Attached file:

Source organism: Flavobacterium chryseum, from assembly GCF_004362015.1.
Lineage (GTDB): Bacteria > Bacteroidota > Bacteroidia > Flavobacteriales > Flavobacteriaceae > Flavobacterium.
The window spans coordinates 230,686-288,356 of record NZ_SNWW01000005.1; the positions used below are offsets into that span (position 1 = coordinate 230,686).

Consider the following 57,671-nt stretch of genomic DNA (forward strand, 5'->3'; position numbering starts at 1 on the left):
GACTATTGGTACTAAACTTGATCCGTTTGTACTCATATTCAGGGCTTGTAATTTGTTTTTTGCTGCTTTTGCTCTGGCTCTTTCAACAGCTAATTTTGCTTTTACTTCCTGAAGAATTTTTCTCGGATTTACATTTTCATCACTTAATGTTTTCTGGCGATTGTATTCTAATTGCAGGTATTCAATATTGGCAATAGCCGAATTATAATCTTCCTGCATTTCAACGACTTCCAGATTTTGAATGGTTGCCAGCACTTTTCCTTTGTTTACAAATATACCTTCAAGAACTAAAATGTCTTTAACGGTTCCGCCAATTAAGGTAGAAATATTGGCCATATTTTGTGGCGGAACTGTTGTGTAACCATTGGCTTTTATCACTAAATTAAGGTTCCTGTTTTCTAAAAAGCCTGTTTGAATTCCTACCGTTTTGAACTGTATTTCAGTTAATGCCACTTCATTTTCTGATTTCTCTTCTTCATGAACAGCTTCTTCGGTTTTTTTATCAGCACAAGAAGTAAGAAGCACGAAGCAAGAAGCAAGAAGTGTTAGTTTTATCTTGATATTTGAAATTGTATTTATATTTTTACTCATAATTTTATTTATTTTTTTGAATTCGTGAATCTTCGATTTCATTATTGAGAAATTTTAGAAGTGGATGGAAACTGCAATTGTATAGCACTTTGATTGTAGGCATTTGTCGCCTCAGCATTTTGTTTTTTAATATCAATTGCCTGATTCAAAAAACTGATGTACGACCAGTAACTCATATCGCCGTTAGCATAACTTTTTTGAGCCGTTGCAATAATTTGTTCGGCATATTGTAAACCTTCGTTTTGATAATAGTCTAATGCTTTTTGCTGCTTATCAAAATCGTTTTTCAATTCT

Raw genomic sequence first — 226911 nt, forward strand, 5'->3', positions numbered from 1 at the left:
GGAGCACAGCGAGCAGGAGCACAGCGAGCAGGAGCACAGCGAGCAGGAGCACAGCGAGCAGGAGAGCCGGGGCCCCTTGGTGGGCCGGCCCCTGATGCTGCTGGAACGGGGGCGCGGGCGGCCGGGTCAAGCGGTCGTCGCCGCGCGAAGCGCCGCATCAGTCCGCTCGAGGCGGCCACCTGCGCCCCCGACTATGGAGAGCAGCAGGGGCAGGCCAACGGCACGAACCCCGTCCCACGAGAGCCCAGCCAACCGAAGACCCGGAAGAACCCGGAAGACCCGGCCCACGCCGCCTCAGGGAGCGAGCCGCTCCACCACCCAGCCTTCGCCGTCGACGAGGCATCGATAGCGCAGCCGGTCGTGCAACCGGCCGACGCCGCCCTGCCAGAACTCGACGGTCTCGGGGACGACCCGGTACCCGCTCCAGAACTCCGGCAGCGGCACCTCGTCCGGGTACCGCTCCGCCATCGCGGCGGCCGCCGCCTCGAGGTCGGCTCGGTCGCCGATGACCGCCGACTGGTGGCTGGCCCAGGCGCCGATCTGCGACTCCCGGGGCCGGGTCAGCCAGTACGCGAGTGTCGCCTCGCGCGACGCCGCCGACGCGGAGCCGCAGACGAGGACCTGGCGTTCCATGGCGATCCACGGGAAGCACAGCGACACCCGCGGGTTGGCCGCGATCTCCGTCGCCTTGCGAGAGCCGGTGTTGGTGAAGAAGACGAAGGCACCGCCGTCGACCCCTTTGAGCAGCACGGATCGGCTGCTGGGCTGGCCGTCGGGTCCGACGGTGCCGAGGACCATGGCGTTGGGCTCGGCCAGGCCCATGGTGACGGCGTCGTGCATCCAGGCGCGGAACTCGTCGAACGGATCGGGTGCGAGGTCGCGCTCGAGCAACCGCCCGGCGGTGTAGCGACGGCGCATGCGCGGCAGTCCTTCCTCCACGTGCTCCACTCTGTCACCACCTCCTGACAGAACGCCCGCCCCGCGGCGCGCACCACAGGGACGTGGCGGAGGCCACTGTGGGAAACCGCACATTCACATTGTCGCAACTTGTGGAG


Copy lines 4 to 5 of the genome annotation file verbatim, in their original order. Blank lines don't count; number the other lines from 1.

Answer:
Consider the following 57,671-nt stretch of genomic DNA (forward strand, 5'->3'; position numbering starts at 1 on the left):
GACTATTGGTACTAAACTTGATCCGTTTGTACTCATATTCAGGGCTTGTAATTTGTTTTTTGCTGCTTTTGCTCTGGCTCTTTCAACAGCTAATTTTGCTTTTACTTCCTGAAGAATTTTTCTCGGATTTACATTTTCATCACTTAATGTTTTCTGGCGATTGTATTCTAATTGCAGGTATTCAATATTGGCAATAGCCGAATTATAATCTTCCTGCATTTCAACGACTTCCAGATTTTGAATGGTTGCCAGCACTTTTCCTTTGTTTACAAATATACCTTCAAGAACTAAAATGTCTTTAACGGTTCCGCCAATTAAGGTAGAAATATTGGCCATATTTTGTGGCGGAACTGTTGTGTAACCATTGGCTTTTATCACTAAATTAAGGTTCCTGTTTTCTAAAAAGCCTGTTTGAATTCCTACCGTTTTGAACTGTATTTCAGTTAATGCCACTTCATTTTCTGATTTCTCTTCTTCATGAACAGCTTCTTCGGTTTTTTTATCAGCACAAGAAGTAAGAAGCACGAAGCAAGAAGCAAGAAGTGTTAGTTTTATCTTGATATTTGAAATTGTATTTATATTTTTACTCATAATTTTATTTATTTTTTTGAATTCGTGAATCTTCGATTTCATTATTGAGAAATTTTAGAAGTGGATGGAAACTGCAATTGTATAGCACTTTGATTGTAGGCATTTGTCGCCTCAGCATTTTGTTTTTTAATATCAATTGCCTGATTCAAAAAACTGATGTACGACCAGTAACTCATATCGCCGTTAGCATAACTTTTTTGAGCCGTTGCAATAATTTGTTCGGCATATTGTAAACCTTCGTTTTGATAATAGTCTAATGCTTTTTGCTGCTTATCAAAATCGTTTTTCAATTCT